DNA Sample Set-up

ID : 80175(1), 57483(2)
ROW : Tube 1 Tube 2 Tube 3 Tube 4
Row 1 Contains :
rep :
+ Control
- Control
Patient 1
Patient 2
Row 2 Contains :
rep :
Patient 1
Patient 2
Patient 1
Patient 2

"Contains" describes what sample was inserted in the test tube
"rep" is the replicate, we have 3 replicates of each patient
"label" is simply what symbol we have written on the test tube so that we can identify what sample is where

DNA Sample Set-up Procedure 1. Step 1 : Acquire Materials

Materials :
- A set of four dyes (blue, green, yellow, red)
- Sample containing (+,-,P1,P1,P1,P2,P2,P2)
- Pipette and tips
- two rows of empty test tubes

2. Step 2 : Mix dyes

blue 50μL blue 50μL
blue 50μL yellow 50μL
blue 50μL green 50μL
yellow 50μL yellow 50μL
yellow 50μL green 50μL
red 50μL red 50μL
red 50μL green 50μL
green 50μL green 50μL

3. Step 3 : Prepare the samples, and label the samples (tables is shown above)
4. Step 4 : allow other team members to start PCR machine and then load the samples into the machine
5. Step 5 : Enter following commands to the Thermal Cycler Program so that the PCR machine knows what and how many cycle s to perform

Stage Cycles Heat (Celsius) time
1 1 95 3 minutes
2 35 95 to 52 to 72 each 30 seconds
3 1 72 3 minutes

6. Step 6 : Start the PCR machine using software

PCR Reaction Mix and DNA/ primer mix
Inside the PCR reaction mix there are six different components. The first is the template, the template is the specific type of DNA or RNA the person wants to replicate. The quality of the template can determine the outcome of the PCR machine. The seconded is the primers, a person can choice many different types of primers, but they all accomplish the same goal they prime the DNA to be ready for replication. The Third piece of the mix is a DNA polymerase; the polymerase greatly affects the outcome of the PCR machine because this is the enzyme that replicates the DNA or RNA. Fourth is the MgCl2 concentration, this concentration is key it soluble complexes with dNTPs to produce the sub straight that the polymerase will recognize. The fifth is Deoxynucleotide triphosphate (dNTP) concentration and lastly is the pH of the solution. The pH is important because there is a sweet spot that produces the maximum results; this is around a pH of 8.3-9.0. Inside the DNA/ primer mix are a few things. The first in the DNA mix is the template strand of DNA that is going to be replicated. Also there is the DNA polymerase that once active will construct the new DNA strand. The primer mix is an enzyme that attaches to the first three nucleotides in a DNA base and thus letting the polymerase attach more nucleotides to the free 3’ end.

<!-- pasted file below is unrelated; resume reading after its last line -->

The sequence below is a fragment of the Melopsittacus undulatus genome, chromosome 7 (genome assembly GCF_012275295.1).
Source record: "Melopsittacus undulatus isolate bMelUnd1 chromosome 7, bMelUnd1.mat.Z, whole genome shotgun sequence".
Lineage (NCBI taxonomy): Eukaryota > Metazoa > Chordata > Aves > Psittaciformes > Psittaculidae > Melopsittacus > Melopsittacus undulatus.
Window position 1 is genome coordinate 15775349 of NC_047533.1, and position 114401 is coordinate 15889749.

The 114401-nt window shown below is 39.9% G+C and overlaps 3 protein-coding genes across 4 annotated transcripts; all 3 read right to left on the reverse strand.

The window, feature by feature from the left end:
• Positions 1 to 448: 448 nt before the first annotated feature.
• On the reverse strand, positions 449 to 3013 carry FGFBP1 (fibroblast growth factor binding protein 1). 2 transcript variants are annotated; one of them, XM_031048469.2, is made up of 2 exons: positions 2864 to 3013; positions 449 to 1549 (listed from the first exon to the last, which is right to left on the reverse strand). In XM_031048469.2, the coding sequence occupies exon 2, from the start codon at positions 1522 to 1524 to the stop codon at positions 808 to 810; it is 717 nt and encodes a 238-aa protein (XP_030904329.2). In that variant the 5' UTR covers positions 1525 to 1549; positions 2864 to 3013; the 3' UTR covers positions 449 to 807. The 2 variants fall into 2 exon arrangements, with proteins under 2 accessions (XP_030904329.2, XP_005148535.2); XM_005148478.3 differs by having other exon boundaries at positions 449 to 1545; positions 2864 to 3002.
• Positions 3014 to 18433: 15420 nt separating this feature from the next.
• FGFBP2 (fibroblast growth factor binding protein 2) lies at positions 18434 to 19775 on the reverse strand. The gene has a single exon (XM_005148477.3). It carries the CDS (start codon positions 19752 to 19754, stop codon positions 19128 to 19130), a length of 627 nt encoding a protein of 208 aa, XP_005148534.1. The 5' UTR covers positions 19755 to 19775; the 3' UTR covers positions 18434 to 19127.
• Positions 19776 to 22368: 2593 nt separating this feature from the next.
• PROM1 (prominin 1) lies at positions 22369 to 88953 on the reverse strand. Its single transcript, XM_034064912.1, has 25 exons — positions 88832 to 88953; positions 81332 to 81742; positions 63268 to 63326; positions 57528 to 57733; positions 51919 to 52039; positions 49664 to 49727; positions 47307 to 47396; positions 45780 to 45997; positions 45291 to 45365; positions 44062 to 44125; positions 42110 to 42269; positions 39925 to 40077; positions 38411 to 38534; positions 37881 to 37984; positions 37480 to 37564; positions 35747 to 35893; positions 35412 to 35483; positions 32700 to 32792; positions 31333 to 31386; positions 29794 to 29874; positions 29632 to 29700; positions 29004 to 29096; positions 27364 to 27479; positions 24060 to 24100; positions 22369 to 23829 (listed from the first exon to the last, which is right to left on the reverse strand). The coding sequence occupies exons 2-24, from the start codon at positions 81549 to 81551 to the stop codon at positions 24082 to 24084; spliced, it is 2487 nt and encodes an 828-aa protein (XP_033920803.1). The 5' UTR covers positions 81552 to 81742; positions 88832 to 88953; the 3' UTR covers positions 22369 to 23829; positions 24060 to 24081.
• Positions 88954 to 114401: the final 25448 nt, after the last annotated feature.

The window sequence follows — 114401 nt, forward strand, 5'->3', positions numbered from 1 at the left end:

sources :

Research and Development

Specific Cancer Marker Detection - The Underlying Technology

The goal of this experiment is to understand the DNA amplification process in order to detect cancerous genes when given Template DNA; otherwise known as DNA taken from the patient. DNA amplification will allow the cancerous genes to replicate. The cancerous gene will produce a positive result, while the non-cancer gene will give a negative result, because the primers are designed to amplify cancerous DNA. Therefore, the cancerous mutation cannot bind to normal DNA, ultimately meaning that amplification cannot occur.

Functions of each component of the PCR Chain Reaction:
Template DNA: The DNA taken from the patient
Primers: Short (20 base pairs) pieces of synthesized DNA
Taq Polymerase: is an enzyme that detects the primer-template DNA and snaps the dNtp's back to DNA
Magnesium Chloride (MgCl2): serves as a "co-factor" for Taq Polymerase
dNTP's: Once the DNA is "unzipped"and recombined the dNTP's are the unincorporated bases

The following “3 steps” are repeated for 30 cycles, each step taking about 30 seconds.

Step 1:Heat up the Template DNA, Primers, Taq Polymerase, and Magnesium Chloride (MgCl2) to 95 degrees Celsius

• What happens?
o The bases need to me detected, in order to do so “melting” or unzipping needs to DNA will expose those base pairs. o When the base pairs are exposed the primers will create a forward and reverse strand appropriately. The primers are short pieces (about 20 bases pairs long) of DNA that are synthesized DNA that binds to the Template DNA while directing the new strand to be made.
Step 2:The mixture is cooled down to 57 degrees Celsius

• What happens?
o The primers “anneal,” or in other words the bond.
Step 3:Heat the mixture back up to 72 degrees Celsius.

• What happens?
o The Taq Polymerase and Magnesium Chloride will detect where the template DNA and primer and uses the template DNA strand and primer to build a new copy of DNA

Ultimately, the cancerous DNA undergoes an exponential growth illustrated by the following: